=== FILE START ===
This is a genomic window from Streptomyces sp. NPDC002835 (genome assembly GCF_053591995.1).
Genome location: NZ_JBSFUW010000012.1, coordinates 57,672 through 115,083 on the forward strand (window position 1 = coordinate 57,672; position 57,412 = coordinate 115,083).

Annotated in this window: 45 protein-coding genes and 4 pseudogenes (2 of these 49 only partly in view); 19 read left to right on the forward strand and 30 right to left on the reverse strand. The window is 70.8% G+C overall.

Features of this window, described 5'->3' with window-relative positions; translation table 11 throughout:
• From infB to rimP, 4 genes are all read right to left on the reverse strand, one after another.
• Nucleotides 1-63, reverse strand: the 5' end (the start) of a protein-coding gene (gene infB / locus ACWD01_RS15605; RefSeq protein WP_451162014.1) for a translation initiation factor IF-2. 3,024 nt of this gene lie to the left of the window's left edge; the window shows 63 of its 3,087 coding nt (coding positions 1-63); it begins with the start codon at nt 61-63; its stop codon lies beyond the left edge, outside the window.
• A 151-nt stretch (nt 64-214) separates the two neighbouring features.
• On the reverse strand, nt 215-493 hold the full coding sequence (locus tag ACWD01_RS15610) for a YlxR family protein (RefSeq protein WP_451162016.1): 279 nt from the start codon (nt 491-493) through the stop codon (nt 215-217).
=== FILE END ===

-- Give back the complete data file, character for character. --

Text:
This is a genomic window from Streptomyces sp. NPDC002835 (genome assembly GCF_053591995.1).
Genome location: NZ_JBSFUW010000012.1, coordinates 57,672 through 115,083 on the forward strand (window position 1 = coordinate 57,672; position 57,412 = coordinate 115,083).

Annotated in this window: 45 protein-coding genes and 4 pseudogenes (2 of these 49 only partly in view); 19 read left to right on the forward strand and 30 right to left on the reverse strand. The window is 70.8% G+C overall.

Features of this window, described 5'->3' with window-relative positions; translation table 11 throughout:
• From infB to rimP, 4 genes are all read right to left on the reverse strand, one after another.
• Nucleotides 1-63, reverse strand: the 5' end (the start) of a protein-coding gene (gene infB / locus ACWD01_RS15605; RefSeq protein WP_451162014.1) for a translation initiation factor IF-2. 3,024 nt of this gene lie to the left of the window's left edge; the window shows 63 of its 3,087 coding nt (coding positions 1-63); it begins with the start codon at nt 61-63; its stop codon lies beyond the left edge, outside the window.
• A 151-nt stretch (nt 64-214) separates the two neighbouring features.
• On the reverse strand, nt 215-493 hold the full coding sequence (locus tag ACWD01_RS15610) for a YlxR family protein (RefSeq protein WP_451162016.1): 279 nt from the start codon (nt 491-493) through the stop codon (nt 215-217).